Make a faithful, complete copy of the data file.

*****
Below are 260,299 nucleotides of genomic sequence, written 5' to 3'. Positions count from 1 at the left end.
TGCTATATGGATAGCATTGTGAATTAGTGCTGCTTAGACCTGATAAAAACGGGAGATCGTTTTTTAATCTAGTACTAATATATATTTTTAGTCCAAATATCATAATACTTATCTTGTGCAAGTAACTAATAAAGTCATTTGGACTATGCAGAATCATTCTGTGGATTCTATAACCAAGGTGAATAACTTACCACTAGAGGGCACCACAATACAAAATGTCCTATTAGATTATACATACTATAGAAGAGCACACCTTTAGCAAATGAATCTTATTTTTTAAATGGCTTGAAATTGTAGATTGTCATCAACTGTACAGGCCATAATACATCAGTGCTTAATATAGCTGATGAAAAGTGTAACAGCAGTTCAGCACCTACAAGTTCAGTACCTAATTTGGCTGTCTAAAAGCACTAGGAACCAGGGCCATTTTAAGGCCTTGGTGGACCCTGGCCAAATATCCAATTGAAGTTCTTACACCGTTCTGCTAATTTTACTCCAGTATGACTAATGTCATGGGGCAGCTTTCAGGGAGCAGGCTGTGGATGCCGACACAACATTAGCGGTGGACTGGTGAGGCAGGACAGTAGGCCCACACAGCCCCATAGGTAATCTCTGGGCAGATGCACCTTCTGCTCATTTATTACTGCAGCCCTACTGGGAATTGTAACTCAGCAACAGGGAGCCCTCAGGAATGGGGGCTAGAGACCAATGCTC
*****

Below are 260,299 nucleotides of genomic sequence, written 5' to 3'. Positions count from 1 at the left end.
TGCTATATGGATAGCATTGTGAATTAGTGCTGCTTAGACCTGATAAAAACGGGAGATCGTTTTTTAATCTAGTACTAATATATATTTTTAGTCCAAATATCATAATACTTATCTTGTGCAAGTAACTAATAAAGTCATTTGGACTATGCAGAATCATTCTGTGGATTCTATAACCAAGGTGAATAACTTACCACTAGAGGGCACCACAATACAAAATGTCCTATTAGATTATACATACTATAGAAGAGCACACCTTTAGCAAATGAATCTTATTTTTTAAATGGCTTGAAATTGTAGATTGTCATCAACTGTACAGGCCATAATACATCAGTGCTTAATATAGCTGATGAAAAGTGTAACAGCAGTTCAGCACCTACAAGTTCAGTACCTAATTTGGCTGTCTAAAAGCACTAGGAACCAGGGCCATTTTAAGGCCTTGGTGGACCCTGGCCAAATATCCAATTGAAGTTCTTACACCGTTCTGCTAATTTTACTCCAGTATGACTAATGTCATGGGGCAGCTTTCAGGGAGCAGGCTGTGGATGCCGACACAACATTAGCGGTGGACTGGTGAGGCAGGACAGTAGGCCCACACAGCCCCATAGGTAATCTCTGGGCAGATGCACCTTCTGCTCATTTATTACTGCAGCCCTACTGGGAATTGTAACTCAGCAACAGGGAGCCCTCAGGAATGGGGGCTAGAGACCAATGCTC